COVID-19: Two Years Later
March 10, 2020, was an unseasonably warm day in Kent, OH, about 52 degrees. I was up and about early in the morning, about 8:50, using my power wheelchair to ride to my class. It took me about 10 minutes to get from where I was located on Kent State’s campus (Leebrick Hall) to where my class was scheduled to take place (Franklin Hall). During my drive, I enjoyed the sun’s rays beating down on my face as my light blue spring jacket helped protect my chest from the wind.
From 9:15–10:30, I sat in my Media Diversity class, room 321 in Franklin, but the class was no ordinary class. Instead of talking about the impact of diversity in the media, we discussed the rise in price of sanitizer, and how the hand washing product was over $20 a bottle at Walmart..
The reason? The coronavirus.
The virus had made its way to Ohio over the weekend. Nobody really knew what was going to happen.
As soon as Media Diversity let out, I drove back to Leebrick and ordered lunch at the Rosies’ dining hall located within the residents. The grilled cheese I had melted in your mouth like every good grilled cheese should. Then, I returned to my dorm room and watched the ending of the sports talk debate show Skip and Shannon: Undisputed while preparing my backpack for my afternoon class.
When Undisputed concluded at noon, I kept my TV on the Fox Sports 1 channel and listened to the beginning of the sports talk radio show The Herd with Colin Cowherd while I finished packing my bag and slipping back on my spring jacket. At 12:10, I turned off my TV, hopped back in my chair and rode back to Franklin Hall for my Media Enterprise class that was scheduled for 12:30.
During my Media Enterprise class, we worked a little bit on our group projects where we were coming up with a new media startup, but we spent the majority of the class talking about the virus as word got around that the virus was spreading like wildfire. The whole class — including our professor — were wondering if the Kent campus was indeed going to be shut down, but we didn’t think too much about that possibility, considering no cases had been reported yet in Portage County. At 1:45, we were dismissed from class, and I rode back to my dorm room with the intent on getting some homework done between 2:00 and 4:00.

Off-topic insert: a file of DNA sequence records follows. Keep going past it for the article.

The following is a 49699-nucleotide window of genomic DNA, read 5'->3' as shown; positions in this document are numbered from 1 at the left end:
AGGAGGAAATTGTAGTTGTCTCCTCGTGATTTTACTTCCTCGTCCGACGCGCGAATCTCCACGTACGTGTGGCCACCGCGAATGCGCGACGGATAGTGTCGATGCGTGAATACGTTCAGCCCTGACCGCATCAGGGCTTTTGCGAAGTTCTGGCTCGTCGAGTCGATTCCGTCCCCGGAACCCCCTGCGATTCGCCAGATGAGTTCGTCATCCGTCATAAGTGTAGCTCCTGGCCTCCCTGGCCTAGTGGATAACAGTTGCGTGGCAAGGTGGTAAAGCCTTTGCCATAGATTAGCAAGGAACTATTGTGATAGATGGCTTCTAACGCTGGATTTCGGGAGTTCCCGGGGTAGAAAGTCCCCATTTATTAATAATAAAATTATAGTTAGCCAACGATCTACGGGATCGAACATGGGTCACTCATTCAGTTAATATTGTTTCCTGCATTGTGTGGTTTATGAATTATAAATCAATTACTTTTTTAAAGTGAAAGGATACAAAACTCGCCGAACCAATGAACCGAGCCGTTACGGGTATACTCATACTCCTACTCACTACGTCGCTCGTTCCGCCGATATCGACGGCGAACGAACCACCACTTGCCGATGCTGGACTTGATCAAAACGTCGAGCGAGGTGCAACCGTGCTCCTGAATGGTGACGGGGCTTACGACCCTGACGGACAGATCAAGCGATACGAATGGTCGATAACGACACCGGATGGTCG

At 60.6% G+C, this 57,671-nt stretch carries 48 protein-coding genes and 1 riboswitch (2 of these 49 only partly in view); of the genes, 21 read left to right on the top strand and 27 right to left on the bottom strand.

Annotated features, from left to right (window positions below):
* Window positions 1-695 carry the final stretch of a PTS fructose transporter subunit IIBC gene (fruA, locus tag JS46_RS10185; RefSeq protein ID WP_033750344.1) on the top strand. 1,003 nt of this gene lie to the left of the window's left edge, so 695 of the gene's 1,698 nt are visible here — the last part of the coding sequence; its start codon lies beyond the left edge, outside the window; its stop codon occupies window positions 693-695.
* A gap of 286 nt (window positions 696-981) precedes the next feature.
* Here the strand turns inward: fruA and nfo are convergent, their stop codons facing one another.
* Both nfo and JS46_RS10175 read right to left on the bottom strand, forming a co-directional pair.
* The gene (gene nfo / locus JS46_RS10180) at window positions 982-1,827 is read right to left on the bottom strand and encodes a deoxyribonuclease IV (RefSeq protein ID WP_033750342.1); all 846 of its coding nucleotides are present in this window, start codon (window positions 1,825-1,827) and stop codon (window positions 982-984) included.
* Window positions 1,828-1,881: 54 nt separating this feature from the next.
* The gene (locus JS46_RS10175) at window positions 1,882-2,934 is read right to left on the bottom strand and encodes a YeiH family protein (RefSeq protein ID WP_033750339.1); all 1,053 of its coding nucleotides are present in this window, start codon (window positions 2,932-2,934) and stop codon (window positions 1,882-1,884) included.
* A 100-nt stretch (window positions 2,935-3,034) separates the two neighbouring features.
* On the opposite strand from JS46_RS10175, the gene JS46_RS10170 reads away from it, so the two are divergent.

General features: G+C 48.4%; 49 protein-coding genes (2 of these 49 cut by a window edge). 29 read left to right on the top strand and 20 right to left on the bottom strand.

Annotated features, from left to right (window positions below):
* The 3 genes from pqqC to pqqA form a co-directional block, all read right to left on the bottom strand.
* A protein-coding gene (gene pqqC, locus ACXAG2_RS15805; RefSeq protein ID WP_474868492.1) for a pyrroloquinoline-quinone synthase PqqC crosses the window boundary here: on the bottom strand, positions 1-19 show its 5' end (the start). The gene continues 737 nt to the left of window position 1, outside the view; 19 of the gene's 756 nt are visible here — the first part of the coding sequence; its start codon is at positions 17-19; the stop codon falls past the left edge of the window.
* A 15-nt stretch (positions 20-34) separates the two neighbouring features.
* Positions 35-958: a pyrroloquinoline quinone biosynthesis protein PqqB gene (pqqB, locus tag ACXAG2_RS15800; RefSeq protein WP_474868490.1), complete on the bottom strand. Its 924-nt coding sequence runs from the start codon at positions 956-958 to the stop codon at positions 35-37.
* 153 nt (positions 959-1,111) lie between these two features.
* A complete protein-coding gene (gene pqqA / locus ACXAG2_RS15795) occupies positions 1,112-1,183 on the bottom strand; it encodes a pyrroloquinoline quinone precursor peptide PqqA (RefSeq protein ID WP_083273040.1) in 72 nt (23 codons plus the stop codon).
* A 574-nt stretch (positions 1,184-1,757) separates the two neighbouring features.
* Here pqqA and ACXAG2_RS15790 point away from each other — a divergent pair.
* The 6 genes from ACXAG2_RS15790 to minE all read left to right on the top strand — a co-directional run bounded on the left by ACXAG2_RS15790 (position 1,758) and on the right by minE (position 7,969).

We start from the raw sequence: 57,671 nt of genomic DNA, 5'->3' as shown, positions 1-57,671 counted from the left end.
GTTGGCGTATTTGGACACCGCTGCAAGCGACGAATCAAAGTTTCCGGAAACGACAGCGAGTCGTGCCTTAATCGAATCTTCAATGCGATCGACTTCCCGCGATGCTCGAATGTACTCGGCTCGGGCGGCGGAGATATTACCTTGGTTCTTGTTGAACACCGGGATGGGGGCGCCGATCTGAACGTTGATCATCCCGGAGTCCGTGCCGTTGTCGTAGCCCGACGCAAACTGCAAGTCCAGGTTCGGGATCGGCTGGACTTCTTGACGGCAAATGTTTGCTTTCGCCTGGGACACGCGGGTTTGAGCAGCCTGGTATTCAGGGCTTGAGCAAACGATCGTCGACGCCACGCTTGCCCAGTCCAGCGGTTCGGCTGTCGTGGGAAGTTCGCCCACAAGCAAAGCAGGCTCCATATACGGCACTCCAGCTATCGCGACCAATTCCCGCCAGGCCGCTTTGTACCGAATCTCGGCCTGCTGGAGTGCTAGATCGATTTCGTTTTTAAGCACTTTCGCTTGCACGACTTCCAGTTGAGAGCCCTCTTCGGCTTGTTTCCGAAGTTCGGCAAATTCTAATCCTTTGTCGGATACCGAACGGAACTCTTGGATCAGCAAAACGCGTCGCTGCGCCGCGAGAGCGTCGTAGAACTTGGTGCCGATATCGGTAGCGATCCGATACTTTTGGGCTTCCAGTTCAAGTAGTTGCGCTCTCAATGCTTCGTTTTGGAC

My plan was immediately thrown out the window the minute I unlocked the room to my dorm, backed my power chair into its designated spot, put it on the charger, set my backpack down and sat down in my black office chair. I grabbed my laptop out of my backpack and put it on my wooden desk. I opened up the same laptop I’m using currently and decided to log onto Twitter to see if any more coronavirus news had broken.
Sure enough, this is the first tweet I see on my timeline.
At that moment, 2:10 p.m., March 10, 2020, I knew my life would change forever. I called my mom and told her campus was being shut down until after spring break in the middle of April. We arranged for her to come get me in the morning.
At the time, I was the current Web Director for Black Squirrel Radio, KSU’s student-ran radio station. We typically met as a staff on Tuesday nights. With our staff meeting canceled, I spent all night packing up my belongings.
The car ride home wasn’t anything out of the ordinary. Sure, we talked about how crazy the virus situation had become, but we were happy to be together in the same space again, enjoying each other’s company. Over the course of the day, after I got home and spent some time with my dad and brothers, I had a chance to sit back and reflect. I couldn’t believe I was back in my childhood home with no school work or BSR meetings to worry about rather than at school. Instead of prepping for class in the morning, I was texting my friends back home, making sure they were ok and wondering about their situation. The whole situation seemed surreal.
Little did I know the night would only get more surreal. Around 8 p.m., just before the tip off of the Utah Jazz and Oklahoma City Thunder NBA game, a Jazz team doctor informed the officials center Rudy Gobert had tested positive for the virus. As a result, the game was canceled, and the NBA suspended its season until further notice.
Less than 24 hours later, the World Health Organization officially declared the coronavirus disease as the COVID-19 pandemic. Soon after, Kent State announced all in-person activity on campus would be suspended until the end of the semester, the NCAA canceled the 2020 March Madness Tournament, and WWE ran their flagship show — Friday Night SmackDown — from the Performance Center in Orlando, FL without any fans in attendance.
It was official: The COVID-19 pandemic was here, and it was here to stay, and sports (outside of wrestling) were not coming back anytime soon.
Since my youth, I was always interested in sports, and I knew I wanted to work one day in the sports industry. Binge-watching sports games every night was the only thing I knew because I thought it was normal since sports were on every day and every night of the calendar year, including holidays. No exceptions.
With the sports world shutting down due to the pandemic, I didn’t pout and cry the blues. Instead, my creative mind shifted to new avenues. I began to watch more sitcoms. It’s not that I never watched any sitcoms before, but my focus was now primarily on them since there were no ball games to view, and with no sports to write about, I decided to write about them and realized I did not miss sports, and that there was more to life than being obsessed about the final score of a random NBA game on a Wednesday night in January.